A&A 469, 793-797 (2007)
DOI: 10.1051/0004-6361:20077351

Interferometric array layout design by tomographic projection

M. de Villiers

South African Square Kilometer Array / Karoo Array Telescope (SKA/KAT), Lonsdale Building, Lonsdale Way, Pinelands 7405, Republic of South Africa

Received 26 February 2007 / Accepted 11 April 2007

Context. This study pertains to the optimization of the layout of a single configuration interferometric array to achieve a desired natural tapering for the density distribution of its UV plane coverage. Existing techniques that seek this goal determine a two dimensional density gradient that acts on the UV samples and in turn on the antenna positions. This gradient is commonly computed by gridding the UV plane, and is sometimes averaged over a number of different scales due to the sparseness of the UV samples.
Aims. The goal of this study is to demonstrate a new method that can move antenna positions to achieve an ideal density distribution for the UV samples without the need for gridding.
Methods. An approach is described where the UV samples are projected into a one dimensional vector. If an equivalent projection is done for an ideal model distribution, the difference between these vectors yields correction terms which can be mapped to new antenna positions. Such modifications are made in all directions until a close match is achieved to the desired UV plane coverage and equivalently, by the Fourier transform, the ideal point spread function.
Results. Results are provided that relate achievable resolution (for Gaussian UV coverage) to the number of antennas available to the algorithm, for a few different observation modes. Preliminary layouts are shown for the Square Kilometer Array pathfinder project, the Karoo Array Telescope.
Conclusions. The proposed method is applicable to very few as well as a large number of antennas. Multiple objective optimization is not considered.

Key words: instrumentation: interferometers - methods: numerical

1 Introduction

The Karoo Array Telescope (KAT), which is currently being developed, is a South African pathfinder project for the Square Kilometer Array (SKA). The instrument was originally envisaged to consist of 20 unmovable antennas with 15 m diameter dishes, but this may be reduced to 7 initially and later be expanded to 100 or 230 antennas. Since it is unclear at this stage for which science cases the instrument should be optimized, a general purpose tool has been developed to facilitate the configuration design given possible experiment conditions. This paper discusses the optimization technique used for antenna placement and reports on some early results.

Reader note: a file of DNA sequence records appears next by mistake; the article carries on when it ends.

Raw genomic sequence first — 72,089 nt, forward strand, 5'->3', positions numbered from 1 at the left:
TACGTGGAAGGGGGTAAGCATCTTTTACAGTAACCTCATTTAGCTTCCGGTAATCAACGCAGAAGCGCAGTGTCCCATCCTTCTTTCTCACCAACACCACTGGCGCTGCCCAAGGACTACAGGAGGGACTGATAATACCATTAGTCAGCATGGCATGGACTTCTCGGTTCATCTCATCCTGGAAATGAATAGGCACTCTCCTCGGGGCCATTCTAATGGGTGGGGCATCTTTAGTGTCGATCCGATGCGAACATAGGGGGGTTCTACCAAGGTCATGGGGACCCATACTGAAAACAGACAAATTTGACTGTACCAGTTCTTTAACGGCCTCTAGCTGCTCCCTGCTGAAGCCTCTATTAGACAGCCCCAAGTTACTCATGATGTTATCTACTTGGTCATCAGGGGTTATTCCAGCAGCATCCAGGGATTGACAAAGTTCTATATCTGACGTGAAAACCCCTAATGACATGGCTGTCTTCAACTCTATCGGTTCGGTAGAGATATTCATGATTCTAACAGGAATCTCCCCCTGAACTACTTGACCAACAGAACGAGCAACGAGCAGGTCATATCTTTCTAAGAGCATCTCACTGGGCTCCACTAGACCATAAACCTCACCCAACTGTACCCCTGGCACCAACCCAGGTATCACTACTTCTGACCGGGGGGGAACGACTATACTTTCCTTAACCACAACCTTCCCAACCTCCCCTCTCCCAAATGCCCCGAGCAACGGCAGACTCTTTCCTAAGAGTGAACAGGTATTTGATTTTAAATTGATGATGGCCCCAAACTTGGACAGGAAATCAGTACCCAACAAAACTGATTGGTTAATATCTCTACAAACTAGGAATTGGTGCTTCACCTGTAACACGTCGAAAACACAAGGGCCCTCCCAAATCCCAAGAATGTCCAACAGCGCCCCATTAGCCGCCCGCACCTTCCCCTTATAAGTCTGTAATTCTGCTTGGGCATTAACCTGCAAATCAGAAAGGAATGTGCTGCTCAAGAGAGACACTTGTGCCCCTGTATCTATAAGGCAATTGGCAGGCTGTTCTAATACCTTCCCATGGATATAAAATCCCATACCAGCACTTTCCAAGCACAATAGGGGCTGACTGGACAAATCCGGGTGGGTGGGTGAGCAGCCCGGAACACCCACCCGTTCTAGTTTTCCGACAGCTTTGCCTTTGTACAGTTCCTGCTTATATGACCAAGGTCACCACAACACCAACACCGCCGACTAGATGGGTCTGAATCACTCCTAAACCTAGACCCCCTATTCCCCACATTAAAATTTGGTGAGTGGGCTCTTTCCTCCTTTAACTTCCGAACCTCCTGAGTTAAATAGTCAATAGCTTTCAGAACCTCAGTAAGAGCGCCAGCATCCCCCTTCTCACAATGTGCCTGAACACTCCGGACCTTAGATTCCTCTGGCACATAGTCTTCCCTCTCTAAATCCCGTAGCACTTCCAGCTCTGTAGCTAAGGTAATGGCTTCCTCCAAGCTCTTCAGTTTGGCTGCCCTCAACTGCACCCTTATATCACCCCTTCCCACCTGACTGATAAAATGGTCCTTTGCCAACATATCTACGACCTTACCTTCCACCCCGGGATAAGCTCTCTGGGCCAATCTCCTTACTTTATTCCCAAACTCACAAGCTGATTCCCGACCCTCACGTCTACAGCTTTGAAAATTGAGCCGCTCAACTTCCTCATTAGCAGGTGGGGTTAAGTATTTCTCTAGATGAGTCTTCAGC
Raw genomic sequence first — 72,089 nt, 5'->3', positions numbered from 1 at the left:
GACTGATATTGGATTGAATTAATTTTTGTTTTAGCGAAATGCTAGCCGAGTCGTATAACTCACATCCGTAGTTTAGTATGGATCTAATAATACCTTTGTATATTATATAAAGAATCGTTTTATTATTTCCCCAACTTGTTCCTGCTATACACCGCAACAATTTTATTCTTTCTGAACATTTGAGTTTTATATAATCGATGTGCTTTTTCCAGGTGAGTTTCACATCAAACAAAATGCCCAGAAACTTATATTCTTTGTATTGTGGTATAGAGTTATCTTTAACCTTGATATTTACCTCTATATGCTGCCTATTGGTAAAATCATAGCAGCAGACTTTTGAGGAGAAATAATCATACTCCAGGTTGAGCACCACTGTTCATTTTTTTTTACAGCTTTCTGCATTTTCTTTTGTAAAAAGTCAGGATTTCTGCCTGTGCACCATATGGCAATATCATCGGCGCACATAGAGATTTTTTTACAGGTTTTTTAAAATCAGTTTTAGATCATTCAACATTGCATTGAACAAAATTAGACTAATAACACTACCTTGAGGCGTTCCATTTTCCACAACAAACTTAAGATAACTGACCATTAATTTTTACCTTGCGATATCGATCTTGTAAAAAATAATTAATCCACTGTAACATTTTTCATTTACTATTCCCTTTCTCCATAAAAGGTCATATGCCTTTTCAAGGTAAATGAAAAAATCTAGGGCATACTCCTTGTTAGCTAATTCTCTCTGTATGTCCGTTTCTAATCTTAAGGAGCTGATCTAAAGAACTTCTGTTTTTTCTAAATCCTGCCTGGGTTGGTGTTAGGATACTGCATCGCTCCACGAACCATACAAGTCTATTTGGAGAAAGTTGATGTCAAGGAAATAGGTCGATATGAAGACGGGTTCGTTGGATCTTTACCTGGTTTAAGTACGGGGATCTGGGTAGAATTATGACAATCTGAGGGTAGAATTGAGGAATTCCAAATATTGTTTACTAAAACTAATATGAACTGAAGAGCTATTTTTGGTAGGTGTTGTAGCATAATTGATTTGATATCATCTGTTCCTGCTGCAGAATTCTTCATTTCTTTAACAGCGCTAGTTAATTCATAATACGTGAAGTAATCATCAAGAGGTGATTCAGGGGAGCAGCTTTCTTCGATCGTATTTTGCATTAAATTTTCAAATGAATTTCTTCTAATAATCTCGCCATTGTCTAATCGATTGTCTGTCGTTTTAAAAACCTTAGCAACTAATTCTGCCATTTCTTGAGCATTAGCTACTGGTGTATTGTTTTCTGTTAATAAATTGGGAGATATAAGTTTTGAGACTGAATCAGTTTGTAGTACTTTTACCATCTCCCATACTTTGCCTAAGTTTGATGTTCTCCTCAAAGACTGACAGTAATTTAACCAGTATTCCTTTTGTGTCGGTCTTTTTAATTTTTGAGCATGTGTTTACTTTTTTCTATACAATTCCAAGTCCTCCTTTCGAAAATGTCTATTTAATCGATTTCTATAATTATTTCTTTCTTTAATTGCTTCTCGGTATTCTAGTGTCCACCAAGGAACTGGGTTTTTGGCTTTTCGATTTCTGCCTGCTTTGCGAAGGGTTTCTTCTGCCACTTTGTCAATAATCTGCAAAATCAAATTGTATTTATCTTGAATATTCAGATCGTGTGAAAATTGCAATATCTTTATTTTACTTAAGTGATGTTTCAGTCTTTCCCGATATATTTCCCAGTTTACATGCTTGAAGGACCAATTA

Conceptually, the proposed algorithm is only concerned with the optimization of the layout of an interferometer array for imaging where the number of antennas and the diameter of the dishes are predetermined. It is only the positions of the antennas that need to be optimized for a given mode of observation (specified by the parameters: site latitude, declination, frequency, fractional bandwidth, number of channels, duration, correlator dump rate, on-source and off-source time), subject to terrain constraints at the site. A few authors have addressed this problem previously.

An algorithm by Keto (1997) optimizes the zenith snapshot UV coverage of a layout. It is advocated that a uniform UV density distribution has superior imaging properties. The algorithm draws a random two dimensional coordinate from a uniform probability distribution and moves the closest and neighbouring UV samples towards that position by adjusting the antenna positions. The neighbourhood size and the distance moved are decreased over time, and after numerous iterations, the resultant layout very interestingly resembles the Reuleaux triangle.

A paper by Boone (2001) explores the effects of different observation conditions on the layout design while imposing terrain constraints. In this method, two dimensional pressure forces are calculated for UV samples falling into cylindrical coordinate segments in the UV plane. The current UV density distribution is compared to that of an ideal model to produce the pressure forces that act on the UV samples. This method moves antenna positions according to their geometric relationship with UV samples due to earth rotation synthesis. Since the number of UV samples are finite, larger segments are necessary to achieve good estimates of the density values. However, smaller segments are necessary to retain good position accuracy. Consequently, a range of segment sizes are used in this method.

In the current paper, the goal remains as above to realize an ideal model UV distribution, yet an entirely different implementation is suggested that avoids gridding the relatively sparse number of UV samples. This is done by tomographic projection to reduce the problem to one dimension. The need to consider different neighbourhood sizes becomes moot.

First a fundamental conceptual one dimensional problem is defined and solved in Sect. 2. This solution is then extended to two dimensions in Sect. 3 and integrated into the problem of correcting a two dimensional distribution of UV samples in Sect. 4. The paper continues by presenting simulated results in Sect. 5, suggesting possible layouts for KAT, and ends with conclusions about the design method.

\par\includegraphics[width=9cm,clip]{7351fig1.eps} %
\end{figure} Figure 1: One dimensional data points taken from a normal distribution are moved so that the density of the resultant points can be represented accurately by an ideal Gaussian curve.
Open with DEXTER

2 One dimensional independent data points